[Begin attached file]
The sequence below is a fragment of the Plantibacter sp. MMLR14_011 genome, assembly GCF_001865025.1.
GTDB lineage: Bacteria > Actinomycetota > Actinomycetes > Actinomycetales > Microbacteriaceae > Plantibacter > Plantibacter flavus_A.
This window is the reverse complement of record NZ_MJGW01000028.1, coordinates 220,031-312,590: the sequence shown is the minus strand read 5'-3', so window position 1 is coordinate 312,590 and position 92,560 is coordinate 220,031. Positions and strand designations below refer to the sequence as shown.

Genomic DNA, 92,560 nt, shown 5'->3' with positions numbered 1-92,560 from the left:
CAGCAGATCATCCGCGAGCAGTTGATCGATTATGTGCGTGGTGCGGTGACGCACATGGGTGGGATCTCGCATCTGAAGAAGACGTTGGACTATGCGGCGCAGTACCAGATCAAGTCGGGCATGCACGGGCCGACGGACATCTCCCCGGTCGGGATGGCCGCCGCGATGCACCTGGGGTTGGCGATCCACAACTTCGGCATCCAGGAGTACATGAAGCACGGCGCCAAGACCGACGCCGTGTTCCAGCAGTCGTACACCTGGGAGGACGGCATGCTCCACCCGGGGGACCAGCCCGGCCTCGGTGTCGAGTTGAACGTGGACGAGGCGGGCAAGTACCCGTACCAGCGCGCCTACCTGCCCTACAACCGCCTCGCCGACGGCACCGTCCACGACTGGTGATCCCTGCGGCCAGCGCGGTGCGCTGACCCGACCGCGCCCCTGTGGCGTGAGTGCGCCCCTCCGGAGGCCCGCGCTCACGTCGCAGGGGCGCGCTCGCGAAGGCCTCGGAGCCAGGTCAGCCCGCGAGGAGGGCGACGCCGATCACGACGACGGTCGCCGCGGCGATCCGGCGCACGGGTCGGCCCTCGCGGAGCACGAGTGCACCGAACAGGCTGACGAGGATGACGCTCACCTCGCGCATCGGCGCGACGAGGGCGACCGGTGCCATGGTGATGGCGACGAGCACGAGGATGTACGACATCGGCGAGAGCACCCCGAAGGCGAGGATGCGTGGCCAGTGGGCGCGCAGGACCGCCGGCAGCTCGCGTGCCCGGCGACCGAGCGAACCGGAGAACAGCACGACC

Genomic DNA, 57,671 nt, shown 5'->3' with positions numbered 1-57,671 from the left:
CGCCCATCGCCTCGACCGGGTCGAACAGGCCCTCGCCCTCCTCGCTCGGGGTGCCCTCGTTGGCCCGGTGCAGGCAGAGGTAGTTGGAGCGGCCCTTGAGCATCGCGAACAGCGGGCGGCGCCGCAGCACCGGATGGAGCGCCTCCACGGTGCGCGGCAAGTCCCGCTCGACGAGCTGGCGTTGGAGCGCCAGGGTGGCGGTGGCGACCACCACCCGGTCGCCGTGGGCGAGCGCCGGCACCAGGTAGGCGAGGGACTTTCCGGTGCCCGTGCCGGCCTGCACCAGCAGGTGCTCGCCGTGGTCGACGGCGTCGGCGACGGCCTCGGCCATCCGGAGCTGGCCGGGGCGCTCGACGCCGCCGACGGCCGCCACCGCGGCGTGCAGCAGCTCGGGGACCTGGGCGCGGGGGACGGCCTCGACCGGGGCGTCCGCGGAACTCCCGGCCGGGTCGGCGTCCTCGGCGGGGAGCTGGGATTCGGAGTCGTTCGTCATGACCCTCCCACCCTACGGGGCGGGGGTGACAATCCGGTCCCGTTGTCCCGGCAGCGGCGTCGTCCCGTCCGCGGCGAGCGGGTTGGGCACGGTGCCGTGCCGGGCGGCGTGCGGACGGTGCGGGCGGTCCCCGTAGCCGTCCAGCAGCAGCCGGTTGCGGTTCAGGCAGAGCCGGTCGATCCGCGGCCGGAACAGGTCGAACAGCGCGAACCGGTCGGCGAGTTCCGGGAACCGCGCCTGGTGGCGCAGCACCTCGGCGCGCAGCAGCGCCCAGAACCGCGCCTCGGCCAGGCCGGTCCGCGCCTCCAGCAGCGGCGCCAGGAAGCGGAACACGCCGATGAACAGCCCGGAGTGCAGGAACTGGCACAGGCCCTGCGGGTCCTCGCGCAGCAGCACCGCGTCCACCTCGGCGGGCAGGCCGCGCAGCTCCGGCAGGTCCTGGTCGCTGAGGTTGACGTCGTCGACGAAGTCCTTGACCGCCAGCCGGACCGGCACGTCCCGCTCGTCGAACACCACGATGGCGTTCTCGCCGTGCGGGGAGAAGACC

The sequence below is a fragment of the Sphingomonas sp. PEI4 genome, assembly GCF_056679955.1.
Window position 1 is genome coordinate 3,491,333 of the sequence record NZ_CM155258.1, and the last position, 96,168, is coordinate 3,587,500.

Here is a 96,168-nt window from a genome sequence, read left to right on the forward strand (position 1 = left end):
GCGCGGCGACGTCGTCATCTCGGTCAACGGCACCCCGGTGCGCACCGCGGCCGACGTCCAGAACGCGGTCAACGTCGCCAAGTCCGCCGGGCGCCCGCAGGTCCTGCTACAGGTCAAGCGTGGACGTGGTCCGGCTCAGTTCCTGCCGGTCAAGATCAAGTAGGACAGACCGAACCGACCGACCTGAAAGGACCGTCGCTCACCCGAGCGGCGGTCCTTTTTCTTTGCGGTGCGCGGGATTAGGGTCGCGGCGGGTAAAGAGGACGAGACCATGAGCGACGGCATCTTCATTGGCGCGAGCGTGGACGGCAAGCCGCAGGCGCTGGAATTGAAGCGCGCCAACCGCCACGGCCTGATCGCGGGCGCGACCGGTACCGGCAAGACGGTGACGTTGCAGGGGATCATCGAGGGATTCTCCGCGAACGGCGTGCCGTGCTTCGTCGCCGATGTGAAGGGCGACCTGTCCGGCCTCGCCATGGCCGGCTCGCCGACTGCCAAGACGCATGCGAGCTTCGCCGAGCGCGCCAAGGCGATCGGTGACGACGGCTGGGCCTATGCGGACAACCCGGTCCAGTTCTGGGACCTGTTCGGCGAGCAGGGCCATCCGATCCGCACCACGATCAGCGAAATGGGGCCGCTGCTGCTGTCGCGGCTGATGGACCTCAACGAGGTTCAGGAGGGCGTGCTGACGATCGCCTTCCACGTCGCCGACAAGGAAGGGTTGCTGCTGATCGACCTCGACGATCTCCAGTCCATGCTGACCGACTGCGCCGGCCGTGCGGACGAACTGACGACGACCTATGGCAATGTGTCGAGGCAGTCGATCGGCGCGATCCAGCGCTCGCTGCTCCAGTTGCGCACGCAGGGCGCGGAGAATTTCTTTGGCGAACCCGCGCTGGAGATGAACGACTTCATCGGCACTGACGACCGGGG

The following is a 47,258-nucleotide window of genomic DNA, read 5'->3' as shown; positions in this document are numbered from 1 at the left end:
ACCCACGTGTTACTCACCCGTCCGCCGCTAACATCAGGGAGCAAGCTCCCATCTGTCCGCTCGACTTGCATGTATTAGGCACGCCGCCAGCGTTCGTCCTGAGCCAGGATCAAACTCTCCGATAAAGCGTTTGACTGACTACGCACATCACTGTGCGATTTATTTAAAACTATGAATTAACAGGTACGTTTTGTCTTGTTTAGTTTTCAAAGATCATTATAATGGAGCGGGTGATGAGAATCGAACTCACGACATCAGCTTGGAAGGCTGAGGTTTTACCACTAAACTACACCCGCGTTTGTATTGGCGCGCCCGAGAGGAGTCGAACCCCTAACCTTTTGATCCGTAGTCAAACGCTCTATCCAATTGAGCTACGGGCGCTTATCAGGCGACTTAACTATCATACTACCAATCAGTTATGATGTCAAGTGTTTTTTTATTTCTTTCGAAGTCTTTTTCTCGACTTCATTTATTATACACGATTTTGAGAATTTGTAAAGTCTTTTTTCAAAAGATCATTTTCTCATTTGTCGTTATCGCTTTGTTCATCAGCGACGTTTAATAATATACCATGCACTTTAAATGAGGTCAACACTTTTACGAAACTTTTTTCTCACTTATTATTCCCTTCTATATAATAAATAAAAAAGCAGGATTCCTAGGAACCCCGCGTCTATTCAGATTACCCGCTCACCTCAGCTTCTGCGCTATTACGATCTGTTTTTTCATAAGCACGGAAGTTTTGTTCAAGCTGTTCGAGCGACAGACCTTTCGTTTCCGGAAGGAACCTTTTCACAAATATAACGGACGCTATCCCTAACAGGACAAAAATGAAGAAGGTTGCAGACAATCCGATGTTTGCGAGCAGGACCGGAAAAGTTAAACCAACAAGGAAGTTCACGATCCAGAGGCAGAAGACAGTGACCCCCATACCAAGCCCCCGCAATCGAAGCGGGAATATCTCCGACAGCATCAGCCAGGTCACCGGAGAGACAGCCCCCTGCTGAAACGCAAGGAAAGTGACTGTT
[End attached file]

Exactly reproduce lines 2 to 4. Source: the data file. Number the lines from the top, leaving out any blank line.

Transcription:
GTDB lineage: Bacteria > Actinomycetota > Actinomycetes > Actinomycetales > Microbacteriaceae > Plantibacter > Plantibacter flavus_A.
This window is the reverse complement of record NZ_MJGW01000028.1, coordinates 220,031-312,590: the sequence shown is the minus strand read 5'-3', so window position 1 is coordinate 312,590 and position 92,560 is coordinate 220,031. Positions and strand designations below refer to the sequence as shown.

Genomic DNA, 92,560 nt, shown 5'->3' with positions numbered 1-92,560 from the left: